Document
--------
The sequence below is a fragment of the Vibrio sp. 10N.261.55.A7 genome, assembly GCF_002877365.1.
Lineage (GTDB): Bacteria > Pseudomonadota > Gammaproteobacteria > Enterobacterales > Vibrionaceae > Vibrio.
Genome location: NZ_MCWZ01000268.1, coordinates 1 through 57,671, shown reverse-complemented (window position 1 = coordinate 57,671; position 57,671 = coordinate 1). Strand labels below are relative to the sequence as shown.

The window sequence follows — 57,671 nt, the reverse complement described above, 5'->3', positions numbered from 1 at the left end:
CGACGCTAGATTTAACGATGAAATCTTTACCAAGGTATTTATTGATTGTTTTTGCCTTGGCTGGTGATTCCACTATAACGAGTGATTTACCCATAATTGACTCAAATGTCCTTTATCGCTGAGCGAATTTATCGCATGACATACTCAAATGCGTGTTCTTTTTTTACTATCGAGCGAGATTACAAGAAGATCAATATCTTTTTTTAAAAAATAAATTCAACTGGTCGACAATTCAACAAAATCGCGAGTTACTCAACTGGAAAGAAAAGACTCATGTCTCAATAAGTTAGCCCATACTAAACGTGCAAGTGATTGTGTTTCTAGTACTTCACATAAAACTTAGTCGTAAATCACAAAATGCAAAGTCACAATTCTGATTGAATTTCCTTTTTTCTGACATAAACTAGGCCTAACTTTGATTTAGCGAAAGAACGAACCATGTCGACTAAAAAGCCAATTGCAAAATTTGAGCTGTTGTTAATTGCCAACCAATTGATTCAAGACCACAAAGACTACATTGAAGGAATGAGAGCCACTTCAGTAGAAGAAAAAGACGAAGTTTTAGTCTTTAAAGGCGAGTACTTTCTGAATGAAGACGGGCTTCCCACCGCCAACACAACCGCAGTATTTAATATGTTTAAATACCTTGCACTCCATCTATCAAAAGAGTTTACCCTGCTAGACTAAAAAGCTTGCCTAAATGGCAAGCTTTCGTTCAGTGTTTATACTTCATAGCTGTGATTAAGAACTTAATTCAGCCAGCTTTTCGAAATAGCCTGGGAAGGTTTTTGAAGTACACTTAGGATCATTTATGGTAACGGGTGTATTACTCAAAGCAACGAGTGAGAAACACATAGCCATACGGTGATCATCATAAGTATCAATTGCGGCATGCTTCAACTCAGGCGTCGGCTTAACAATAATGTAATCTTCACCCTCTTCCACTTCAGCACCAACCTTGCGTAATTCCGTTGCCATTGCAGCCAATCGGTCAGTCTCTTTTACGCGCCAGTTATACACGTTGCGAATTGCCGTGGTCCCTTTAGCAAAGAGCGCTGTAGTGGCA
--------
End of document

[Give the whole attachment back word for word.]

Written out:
The sequence below is a fragment of the Vibrio sp. 10N.261.55.A7 genome, assembly GCF_002877365.1.
Lineage (GTDB): Bacteria > Pseudomonadota > Gammaproteobacteria > Enterobacterales > Vibrionaceae > Vibrio.
Genome location: NZ_MCWZ01000268.1, coordinates 1 through 57,671, shown reverse-complemented (window position 1 = coordinate 57,671; position 57,671 = coordinate 1). Strand labels below are relative to the sequence as shown.

The window sequence follows — 57,671 nt, the reverse complement described above, 5'->3', positions numbered from 1 at the left end:
CGACGCTAGATTTAACGATGAAATCTTTACCAAGGTATTTATTGATTGTTTTTGCCTTGGCTGGTGATTCCACTATAACGAGTGATTTACCCATAATTGACTCAAATGTCCTTTATCGCTGAGCGAATTTATCGCATGACATACTCAAATGCGTGTTCTTTTTTTACTATCGAGCGAGATTACAAGAAGATCAATATCTTTTTTTAAAAAATAAATTCAACTGGTCGACAATTCAACAAAATCGCGAGTTACTCAACTGGAAAGAAAAGACTCATGTCTCAATAAGTTAGCCCATACTAAACGTGCAAGTGATTGTGTTTCTAGTACTTCACATAAAACTTAGTCGTAAATCACAAAATGCAAAGTCACAATTCTGATTGAATTTCCTTTTTTCTGACATAAACTAGGCCTAACTTTGATTTAGCGAAAGAACGAACCATGTCGACTAAAAAGCCAATTGCAAAATTTGAGCTGTTGTTAATTGCCAACCAATTGATTCAAGACCACAAAGACTACATTGAAGGAATGAGAGCCACTTCAGTAGAAGAAAAAGACGAAGTTTTAGTCTTTAAAGGCGAGTACTTTCTGAATGAAGACGGGCTTCCCACCGCCAACACAACCGCAGTATTTAATATGTTTAAATACCTTGCACTCCATCTATCAAAAGAGTTTACCCTGCTAGACTAAAAAGCTTGCCTAAATGGCAAGCTTTCGTTCAGTGTTTATACTTCATAGCTGTGATTAAGAACTTAATTCAGCCAGCTTTTCGAAATAGCCTGGGAAGGTTTTTGAAGTACACTTAGGATCATTTATGGTAACGGGTGTATTACTCAAAGCAACGAGTGAGAAACACATAGCCATACGGTGATCATCATAAGTATCAATTGCGGCATGCTTCAACTCAGGCGTCGGCTTAACAATAATGTAATCTTCACCCTCTTCCACTTCAGCACCAACCTTGCGTAATTCCGTTGCCATTGCAGCCAATCGGTCAGTCTCTTTTACGCGCCAGTTATACACGTTGCGAATTGCCGTGGTCCCTTTAGCAAAGAGCGCTGTAGTGGCA